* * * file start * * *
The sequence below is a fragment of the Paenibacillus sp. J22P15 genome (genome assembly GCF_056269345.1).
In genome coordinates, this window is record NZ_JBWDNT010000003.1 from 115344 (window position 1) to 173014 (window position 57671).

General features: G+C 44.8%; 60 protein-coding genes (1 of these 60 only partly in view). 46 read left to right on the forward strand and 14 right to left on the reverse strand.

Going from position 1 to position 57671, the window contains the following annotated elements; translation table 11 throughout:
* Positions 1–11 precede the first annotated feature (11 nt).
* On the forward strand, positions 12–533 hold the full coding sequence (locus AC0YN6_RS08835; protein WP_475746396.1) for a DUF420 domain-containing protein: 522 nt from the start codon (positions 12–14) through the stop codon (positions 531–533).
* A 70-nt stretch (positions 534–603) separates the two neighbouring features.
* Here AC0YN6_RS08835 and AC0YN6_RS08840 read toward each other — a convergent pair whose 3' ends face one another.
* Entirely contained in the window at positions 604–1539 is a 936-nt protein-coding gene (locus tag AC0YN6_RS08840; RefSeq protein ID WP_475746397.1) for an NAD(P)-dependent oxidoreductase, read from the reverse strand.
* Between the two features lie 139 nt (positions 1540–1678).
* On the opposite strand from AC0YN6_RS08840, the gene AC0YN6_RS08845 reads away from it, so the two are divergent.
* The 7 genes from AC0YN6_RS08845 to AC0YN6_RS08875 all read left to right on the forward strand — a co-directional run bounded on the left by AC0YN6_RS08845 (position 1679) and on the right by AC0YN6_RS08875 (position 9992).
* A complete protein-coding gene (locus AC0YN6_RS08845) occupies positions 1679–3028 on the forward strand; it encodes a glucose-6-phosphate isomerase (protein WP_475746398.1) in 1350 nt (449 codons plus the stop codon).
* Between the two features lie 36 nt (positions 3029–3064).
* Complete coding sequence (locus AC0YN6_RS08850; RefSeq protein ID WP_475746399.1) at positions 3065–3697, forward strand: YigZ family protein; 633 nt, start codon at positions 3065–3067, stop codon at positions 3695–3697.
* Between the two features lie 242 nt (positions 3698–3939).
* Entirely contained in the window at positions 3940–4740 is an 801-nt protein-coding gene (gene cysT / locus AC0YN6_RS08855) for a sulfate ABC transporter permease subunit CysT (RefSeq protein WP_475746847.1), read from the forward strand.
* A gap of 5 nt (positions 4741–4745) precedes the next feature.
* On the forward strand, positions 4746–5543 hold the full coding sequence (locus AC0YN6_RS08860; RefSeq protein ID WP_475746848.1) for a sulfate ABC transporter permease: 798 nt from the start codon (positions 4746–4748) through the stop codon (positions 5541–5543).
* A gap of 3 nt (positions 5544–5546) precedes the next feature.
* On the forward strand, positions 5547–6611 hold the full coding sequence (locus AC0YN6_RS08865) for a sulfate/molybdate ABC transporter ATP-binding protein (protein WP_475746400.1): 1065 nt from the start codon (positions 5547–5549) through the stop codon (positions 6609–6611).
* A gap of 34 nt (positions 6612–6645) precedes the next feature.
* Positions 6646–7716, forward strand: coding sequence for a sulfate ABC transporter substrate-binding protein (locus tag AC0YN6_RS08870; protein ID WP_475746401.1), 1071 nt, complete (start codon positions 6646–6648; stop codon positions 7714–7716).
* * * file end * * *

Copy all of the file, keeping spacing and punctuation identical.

The sequence below is a fragment of the Paenibacillus sp. J22P15 genome (genome assembly GCF_056269345.1).
In genome coordinates, this window is record NZ_JBWDNT010000003.1 from 115344 (window position 1) to 173014 (window position 57671).

General features: G+C 44.8%; 60 protein-coding genes (1 of these 60 only partly in view). 46 read left to right on the forward strand and 14 right to left on the reverse strand.

Going from position 1 to position 57671, the window contains the following annotated elements; translation table 11 throughout:
* Positions 1–11 precede the first annotated feature (11 nt).
* On the forward strand, positions 12–533 hold the full coding sequence (locus AC0YN6_RS08835; protein WP_475746396.1) for a DUF420 domain-containing protein: 522 nt from the start codon (positions 12–14) through the stop codon (positions 531–533).
* A 70-nt stretch (positions 534–603) separates the two neighbouring features.
* Here AC0YN6_RS08835 and AC0YN6_RS08840 read toward each other — a convergent pair whose 3' ends face one another.
* Entirely contained in the window at positions 604–1539 is a 936-nt protein-coding gene (locus tag AC0YN6_RS08840; RefSeq protein ID WP_475746397.1) for an NAD(P)-dependent oxidoreductase, read from the reverse strand.
* Between the two features lie 139 nt (positions 1540–1678).
* On the opposite strand from AC0YN6_RS08840, the gene AC0YN6_RS08845 reads away from it, so the two are divergent.
* The 7 genes from AC0YN6_RS08845 to AC0YN6_RS08875 all read left to right on the forward strand — a co-directional run bounded on the left by AC0YN6_RS08845 (position 1679) and on the right by AC0YN6_RS08875 (position 9992).
* A complete protein-coding gene (locus AC0YN6_RS08845) occupies positions 1679–3028 on the forward strand; it encodes a glucose-6-phosphate isomerase (protein WP_475746398.1) in 1350 nt (449 codons plus the stop codon).
* Between the two features lie 36 nt (positions 3029–3064).
* Complete coding sequence (locus AC0YN6_RS08850; RefSeq protein ID WP_475746399.1) at positions 3065–3697, forward strand: YigZ family protein; 633 nt, start codon at positions 3065–3067, stop codon at positions 3695–3697.
* Between the two features lie 242 nt (positions 3698–3939).
* Entirely contained in the window at positions 3940–4740 is an 801-nt protein-coding gene (gene cysT / locus AC0YN6_RS08855) for a sulfate ABC transporter permease subunit CysT (RefSeq protein WP_475746847.1), read from the forward strand.
* A gap of 5 nt (positions 4741–4745) precedes the next feature.
* On the forward strand, positions 4746–5543 hold the full coding sequence (locus AC0YN6_RS08860; RefSeq protein ID WP_475746848.1) for a sulfate ABC transporter permease: 798 nt from the start codon (positions 4746–4748) through the stop codon (positions 5541–5543).
* A gap of 3 nt (positions 5544–5546) precedes the next feature.
* On the forward strand, positions 5547–6611 hold the full coding sequence (locus AC0YN6_RS08865) for a sulfate/molybdate ABC transporter ATP-binding protein (protein WP_475746400.1): 1065 nt from the start codon (positions 5547–5549) through the stop codon (positions 6609–6611).
* A gap of 34 nt (positions 6612–6645) precedes the next feature.
* Positions 6646–7716, forward strand: coding sequence for a sulfate ABC transporter substrate-binding protein (locus tag AC0YN6_RS08870; protein ID WP_475746401.1), 1071 nt, complete (start codon positions 6646–6648; stop codon positions 7714–7716).